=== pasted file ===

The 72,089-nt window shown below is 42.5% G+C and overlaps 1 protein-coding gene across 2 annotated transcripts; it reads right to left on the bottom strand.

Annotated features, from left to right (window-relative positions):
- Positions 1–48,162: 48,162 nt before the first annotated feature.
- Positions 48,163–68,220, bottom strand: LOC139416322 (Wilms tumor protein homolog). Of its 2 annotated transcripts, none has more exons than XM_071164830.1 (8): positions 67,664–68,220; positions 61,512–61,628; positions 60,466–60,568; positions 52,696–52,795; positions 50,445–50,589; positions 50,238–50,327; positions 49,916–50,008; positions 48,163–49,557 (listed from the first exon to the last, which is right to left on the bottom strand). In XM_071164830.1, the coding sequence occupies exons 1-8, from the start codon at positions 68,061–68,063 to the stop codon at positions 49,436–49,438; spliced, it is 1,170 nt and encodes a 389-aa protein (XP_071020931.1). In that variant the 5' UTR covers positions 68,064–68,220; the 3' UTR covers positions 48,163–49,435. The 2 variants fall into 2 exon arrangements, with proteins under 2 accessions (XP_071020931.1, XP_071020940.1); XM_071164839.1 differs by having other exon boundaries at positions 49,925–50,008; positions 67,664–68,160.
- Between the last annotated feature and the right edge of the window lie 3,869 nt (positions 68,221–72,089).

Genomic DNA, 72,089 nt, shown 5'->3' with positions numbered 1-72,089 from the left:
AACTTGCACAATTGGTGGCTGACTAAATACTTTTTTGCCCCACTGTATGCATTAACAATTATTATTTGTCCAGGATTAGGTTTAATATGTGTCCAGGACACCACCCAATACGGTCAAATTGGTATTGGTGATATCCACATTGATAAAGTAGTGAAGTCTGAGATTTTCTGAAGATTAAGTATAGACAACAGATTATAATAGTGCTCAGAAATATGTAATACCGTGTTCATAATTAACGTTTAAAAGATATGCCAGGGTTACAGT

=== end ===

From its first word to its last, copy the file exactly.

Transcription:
The 72,089-nt window shown below is 42.5% G+C and overlaps 1 protein-coding gene across 2 annotated transcripts; it reads right to left on the bottom strand.

Annotated features, from left to right (window-relative positions):
- Positions 1–48,162: 48,162 nt before the first annotated feature.
- Positions 48,163–68,220, bottom strand: LOC139416322 (Wilms tumor protein homolog). Of its 2 annotated transcripts, none has more exons than XM_071164830.1 (8): positions 67,664–68,220; positions 61,512–61,628; positions 60,466–60,568; positions 52,696–52,795; positions 50,445–50,589; positions 50,238–50,327; positions 49,916–50,008; positions 48,163–49,557 (listed from the first exon to the last, which is right to left on the bottom strand). In XM_071164830.1, the coding sequence occupies exons 1-8, from the start codon at positions 68,061–68,063 to the stop codon at positions 49,436–49,438; spliced, it is 1,170 nt and encodes a 389-aa protein (XP_071020931.1). In that variant the 5' UTR covers positions 68,064–68,220; the 3' UTR covers positions 48,163–49,435. The 2 variants fall into 2 exon arrangements, with proteins under 2 accessions (XP_071020931.1, XP_071020940.1); XM_071164839.1 differs by having other exon boundaries at positions 49,925–50,008; positions 67,664–68,160.
- Between the last annotated feature and the right edge of the window lie 3,869 nt (positions 68,221–72,089).

Genomic DNA, 72,089 nt, shown 5'->3' with positions numbered 1-72,089 from the left:
AACTTGCACAATTGGTGGCTGACTAAATACTTTTTTGCCCCACTGTATGCATTAACAATTATTATTTGTCCAGGATTAGGTTTAATATGTGTCCAGGACACCACCCAATACGGTCAAATTGGTATTGGTGATATCCACATTGATAAAGTAGTGAAGTCTGAGATTTTCTGAAGATTAAGTATAGACAACAGATTATAATAGTGCTCAGAAATATGTAATACCGTGTTCATAATTAACGTTTAAAAGATATGCCAGGGTTACAGT